"The question is, will monetary easing make any real difference to growth?" Frederic Neumann, co-head of Asian economics research at HSBC, wrote in a note.

"Central bankers may certainly do whatever they can, but the heavy lifting should fall on the shoulders of fiscal authorities."

Oil prices retreated as analysts predicted demand will weaken amid concerns about the global economic outlook.

Brent crude LCOc1 slipped 1.2 percent to $49.52 a barrel, after gaining 6.2 percent over the week through Monday.

U.S. crude CLc1 tumbled 1.7 percent to $48.15, eating into the 5.7 percent advance made over the prior week.

Overnight the price of precious and base metals hit multi-month highs before giving up gains as traders bet on more stimulus.

"Various commodities are rising even though there is no clear sign of sudden improvement in demand in each market," said Masahiro Ichikawa, senior strategist at Sumitomo Mitsui Asset Management.

"Their rally seems to be driven by hopes of stimulus.

Silver XAG= relinquished some of its gains from the past few sessions that had sent it to a two-year high of $21.107 an ounce on Monday. The metal, which rose 14.6 percent over the week ended Monday, fell 1.7 percent to $19.9610.

Gold XAU= also closed at a two-year high of $1,357.40 per ounce on Monday and last stood at $1,341.93.

The price of copper CMCU3 and aluminum CMAL3 hit two-month highs on Monday while lead CMPB3 hit a four-month peak.

Article Link to Reuters:

Oil Prices Dip On Economic Concerns, Demand Worries

By Henning Gloystein
July 5, 2016

Oil prices fell on Tuesday, with Brent dropping back below $50 per barrel as economic concerns took center stage with many analysts saying crude demand will stall later this year.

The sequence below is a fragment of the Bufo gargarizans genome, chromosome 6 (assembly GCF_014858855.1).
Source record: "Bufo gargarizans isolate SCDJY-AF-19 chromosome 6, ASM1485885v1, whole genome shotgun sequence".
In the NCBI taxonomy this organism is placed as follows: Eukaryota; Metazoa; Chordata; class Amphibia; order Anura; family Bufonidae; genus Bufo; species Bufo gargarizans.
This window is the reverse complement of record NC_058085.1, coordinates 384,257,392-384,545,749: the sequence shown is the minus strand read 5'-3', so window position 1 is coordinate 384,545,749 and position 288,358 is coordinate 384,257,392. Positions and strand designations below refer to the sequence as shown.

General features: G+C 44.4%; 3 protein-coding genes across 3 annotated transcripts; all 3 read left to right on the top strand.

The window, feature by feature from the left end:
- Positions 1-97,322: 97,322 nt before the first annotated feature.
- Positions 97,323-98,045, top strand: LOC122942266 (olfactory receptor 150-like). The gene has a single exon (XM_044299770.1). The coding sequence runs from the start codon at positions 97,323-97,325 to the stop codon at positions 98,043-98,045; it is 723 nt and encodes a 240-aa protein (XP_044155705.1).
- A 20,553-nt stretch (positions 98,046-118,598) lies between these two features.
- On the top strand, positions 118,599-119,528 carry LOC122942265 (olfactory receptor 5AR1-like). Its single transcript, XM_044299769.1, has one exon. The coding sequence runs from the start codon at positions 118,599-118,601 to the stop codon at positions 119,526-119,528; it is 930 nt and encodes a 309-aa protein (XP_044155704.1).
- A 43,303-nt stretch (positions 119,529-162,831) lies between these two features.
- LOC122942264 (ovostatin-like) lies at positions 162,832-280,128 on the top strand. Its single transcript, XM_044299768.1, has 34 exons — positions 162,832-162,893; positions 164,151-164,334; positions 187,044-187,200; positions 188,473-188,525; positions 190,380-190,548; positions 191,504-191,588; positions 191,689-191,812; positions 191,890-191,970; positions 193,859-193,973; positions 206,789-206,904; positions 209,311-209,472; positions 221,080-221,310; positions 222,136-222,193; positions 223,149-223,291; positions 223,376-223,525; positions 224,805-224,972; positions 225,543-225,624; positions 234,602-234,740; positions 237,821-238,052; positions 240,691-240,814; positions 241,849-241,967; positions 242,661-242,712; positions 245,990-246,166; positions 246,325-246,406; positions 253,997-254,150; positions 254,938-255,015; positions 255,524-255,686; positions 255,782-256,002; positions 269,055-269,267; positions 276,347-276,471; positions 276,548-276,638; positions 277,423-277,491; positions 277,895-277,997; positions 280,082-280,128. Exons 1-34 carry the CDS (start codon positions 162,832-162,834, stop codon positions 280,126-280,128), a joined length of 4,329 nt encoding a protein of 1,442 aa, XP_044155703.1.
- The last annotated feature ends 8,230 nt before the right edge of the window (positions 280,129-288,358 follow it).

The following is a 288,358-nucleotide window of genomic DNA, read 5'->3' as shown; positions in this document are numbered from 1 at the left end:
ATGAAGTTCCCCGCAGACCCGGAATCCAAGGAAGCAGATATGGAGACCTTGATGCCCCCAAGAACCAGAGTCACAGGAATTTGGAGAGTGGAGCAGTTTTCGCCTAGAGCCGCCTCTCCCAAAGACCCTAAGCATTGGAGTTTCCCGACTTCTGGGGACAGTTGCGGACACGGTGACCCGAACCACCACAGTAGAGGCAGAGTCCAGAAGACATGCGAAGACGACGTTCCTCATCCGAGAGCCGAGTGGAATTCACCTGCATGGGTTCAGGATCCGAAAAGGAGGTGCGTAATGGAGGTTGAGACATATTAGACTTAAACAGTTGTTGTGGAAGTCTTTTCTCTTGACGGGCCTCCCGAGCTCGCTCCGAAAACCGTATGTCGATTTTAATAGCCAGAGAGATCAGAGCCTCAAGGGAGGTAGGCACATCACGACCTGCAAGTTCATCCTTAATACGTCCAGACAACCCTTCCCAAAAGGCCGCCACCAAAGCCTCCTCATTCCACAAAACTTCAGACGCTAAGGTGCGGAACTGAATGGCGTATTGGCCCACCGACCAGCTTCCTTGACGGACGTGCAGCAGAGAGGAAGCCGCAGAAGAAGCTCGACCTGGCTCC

International benchmark Brent crude oil futures were trading at $49.60 per barrel at 0044 GMT, down 50 cents, or 1 percent, from their last settlement. U.S. West Texas Intermediate (WTI) crude futures were down 77 cents, or 1.57 percent, at $48.22 a barrel.

Analysts said that concerns over the global economy were weighing on the outlook for oil demand and on prices.

"The deterioration in the global economic outlook, financial market uncertainty and ripple effects on key areas of oil demand growth are likely to exacerbate already-lackluster industrial demand growth trends," British bank Barclays said in a note to clients.

A flurry of data from China in coming weeks is expected to show continued weakness in trade and investment, sluggish industrial output and another drop in foreign reserves, reinforcing views that Beijing will roll out more economic support measures soon.

JPMorgan said in its latest oil market outlook that "macro-economic risks may weigh on oil prices", although the U.S. bank added that oil prices would still likely rise between this year and the next as stocks are drawn down, and political risk and maturing oil fields tighten the market.